When I heard that Jin Yong’s Wuxia classic “The Condor Heroes” was being published in English, (translated by Anna Holmwood, and first volume released earlier this year), I was delighted. As a Chinese cultural commentator, I was happy to read the articles that this publication had generated, even by the old white academics who seem to have recently discovered the existence of Wuxia. One article however, did leave me mulling the content. In its use of journalistic shorthand, The Guardian, a few weeks ago, described Jin Yong as being “China’s Tolkien”. Whilst I understand the reasoning for this, I feel that she’s missed the mark. In terms of story, character, genre, not to mention cultural significance, the world of “Condor Heroes” can be more appropriately described as China’s Star Wars.
Like Star Wars, the Condor Heroes saga spans generations, with the first two volumes “The Condor Heroes”, centering on the story of the legendary archer Guo Jing, and the other two volumes, the “Return of the Condor Heroes” focus on the life of Yang Guo. Guo Jing’s ward, and son of his sworn brother. Both heroes are followed from an early age, and though not related by blood in the manner of Anakin and Luke Skywalker, Guo Jing provides a father figure for the orphaned Yang. Other members of the Wulin community give us continuity across both generations’ adventures, some spanning both heroes’ lives, such as the “Seven Freaks of Jiang Nan” and the “Five Greats”, whilst others spawn the next generation, such as Genghis Khan and his descendant Mongolian princes, who embody cross-generational changes in tension and dynamics between different groups.
Like Star Wars, Jin Yong’s world features protagonists that seem unlikely heroes from their humble beginnings. Where Anakin Skywalker began life born into slavery on the remote planet of Tatooine, Guo Jing grew up as a fatherless serf at the mercy of his patrons in the court of Genghis Khan. A slow learner, he was the clumsy child laughed at and tolerated rather than admired by his peers. Through his steadfast efforts, he would, one day, rise to master the pinnacles of Wushu fighting, win the trust and respect of all conflicting parties in Jiang Hu, and the love of the most beautiful and intelligent woman in the community, Huang Rong.
Where Luke Skywalker was spared the burden of his fallen father’s attention, and the ire of those broken by the Empire, Yang Guo was an outcast who survived by his wits and daring, though despised by people around him for his father’s sins, and for his own proud and unruly behaviour (not so far away from young Skywalker’s cocksure brashness). A quick and determined learner of Wushu, Yang grew to gain the friendship of many hermit masters who found in him a kindred spirit, including the love of his life, Xiao Long Nü. Eventually both heroes would become the strongest swordsmen of the land and battle with invaders on the nation’s behalf.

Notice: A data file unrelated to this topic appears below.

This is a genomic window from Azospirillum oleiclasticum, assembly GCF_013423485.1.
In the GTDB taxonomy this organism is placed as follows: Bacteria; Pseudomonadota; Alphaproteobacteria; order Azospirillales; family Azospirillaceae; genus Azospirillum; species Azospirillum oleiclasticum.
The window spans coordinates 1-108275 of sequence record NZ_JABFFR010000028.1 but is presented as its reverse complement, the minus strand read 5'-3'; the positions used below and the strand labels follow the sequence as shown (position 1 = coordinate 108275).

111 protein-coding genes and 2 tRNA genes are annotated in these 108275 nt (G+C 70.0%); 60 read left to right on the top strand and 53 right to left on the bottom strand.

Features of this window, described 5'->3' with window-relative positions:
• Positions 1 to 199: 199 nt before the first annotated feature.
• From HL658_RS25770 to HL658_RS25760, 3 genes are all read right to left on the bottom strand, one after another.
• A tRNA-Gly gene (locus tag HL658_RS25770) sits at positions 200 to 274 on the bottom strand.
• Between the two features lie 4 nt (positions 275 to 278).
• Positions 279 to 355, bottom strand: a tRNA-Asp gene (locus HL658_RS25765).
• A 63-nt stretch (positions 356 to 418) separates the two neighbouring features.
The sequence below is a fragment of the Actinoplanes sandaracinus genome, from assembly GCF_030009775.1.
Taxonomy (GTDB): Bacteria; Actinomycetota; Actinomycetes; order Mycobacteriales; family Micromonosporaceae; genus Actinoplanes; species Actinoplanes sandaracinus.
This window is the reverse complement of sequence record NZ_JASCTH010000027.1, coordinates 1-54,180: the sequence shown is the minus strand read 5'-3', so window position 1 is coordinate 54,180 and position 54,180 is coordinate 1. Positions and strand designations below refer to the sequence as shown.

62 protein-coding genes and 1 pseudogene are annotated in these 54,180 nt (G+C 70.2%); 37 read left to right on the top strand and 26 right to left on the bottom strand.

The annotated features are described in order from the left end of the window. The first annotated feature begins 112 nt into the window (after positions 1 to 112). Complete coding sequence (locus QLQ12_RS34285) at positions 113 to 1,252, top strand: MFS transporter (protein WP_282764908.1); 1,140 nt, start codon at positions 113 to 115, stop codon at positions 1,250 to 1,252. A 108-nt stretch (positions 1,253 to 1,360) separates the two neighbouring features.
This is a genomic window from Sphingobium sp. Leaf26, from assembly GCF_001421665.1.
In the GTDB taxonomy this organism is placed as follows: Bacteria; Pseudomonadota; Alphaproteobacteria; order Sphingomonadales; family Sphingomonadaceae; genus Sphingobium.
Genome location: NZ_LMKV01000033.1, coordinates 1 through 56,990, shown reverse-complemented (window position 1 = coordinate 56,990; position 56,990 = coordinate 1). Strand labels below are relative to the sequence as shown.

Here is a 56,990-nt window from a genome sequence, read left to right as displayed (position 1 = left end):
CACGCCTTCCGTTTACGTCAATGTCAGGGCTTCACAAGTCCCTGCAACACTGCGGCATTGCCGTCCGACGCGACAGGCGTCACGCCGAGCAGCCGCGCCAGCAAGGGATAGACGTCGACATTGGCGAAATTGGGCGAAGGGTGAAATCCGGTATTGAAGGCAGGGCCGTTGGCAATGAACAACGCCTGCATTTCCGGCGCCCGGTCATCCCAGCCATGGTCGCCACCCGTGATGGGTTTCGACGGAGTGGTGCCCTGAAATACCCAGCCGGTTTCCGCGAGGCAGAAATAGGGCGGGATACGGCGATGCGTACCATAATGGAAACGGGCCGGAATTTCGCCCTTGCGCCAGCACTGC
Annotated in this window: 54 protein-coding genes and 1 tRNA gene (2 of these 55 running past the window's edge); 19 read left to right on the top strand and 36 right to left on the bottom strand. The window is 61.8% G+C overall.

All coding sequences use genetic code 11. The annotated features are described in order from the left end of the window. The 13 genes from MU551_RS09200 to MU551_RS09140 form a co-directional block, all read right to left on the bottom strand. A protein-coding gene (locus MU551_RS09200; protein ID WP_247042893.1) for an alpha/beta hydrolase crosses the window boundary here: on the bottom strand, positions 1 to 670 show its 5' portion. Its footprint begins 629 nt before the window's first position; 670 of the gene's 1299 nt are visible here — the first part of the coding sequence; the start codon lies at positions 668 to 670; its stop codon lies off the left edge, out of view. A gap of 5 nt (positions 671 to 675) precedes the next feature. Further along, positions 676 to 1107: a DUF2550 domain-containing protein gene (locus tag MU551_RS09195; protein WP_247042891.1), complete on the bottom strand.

At the other extreme of character, Condor Heroes’ antagonists include the villainess couple Chen Xuanfeng and Mao Chaofeng, also known as Iron Corpse and Copper Corpse. These titles represent their deathly hues as a result of being poisoned. As disciples of Huang Yaoshi, they attempted to master forbidden kungfu techniques stolen from their master, but with only partial success, leaving themselves with great power, but at an immense physical cost. They invite comparisons with Star Wars’ Sith, dark warriors practicing forbidden techniques at the cost of their bodies.
The most obvious similarities in story though, are the set pieces. “Empire Strikes Back” sees Luke losing a hand during his fight with Darth Vader, who himself loses a hand during his battle on Genosha. This defining monodexterity is a feature of Yang Guo, who also loses an arm, though this time to the reckless acts of his stepsister Guo Fu, whose affections he doesn’t return. Our heroes all continue to train on, and their prowess in spite of their disadvantage set them apart from the world of heroes around them.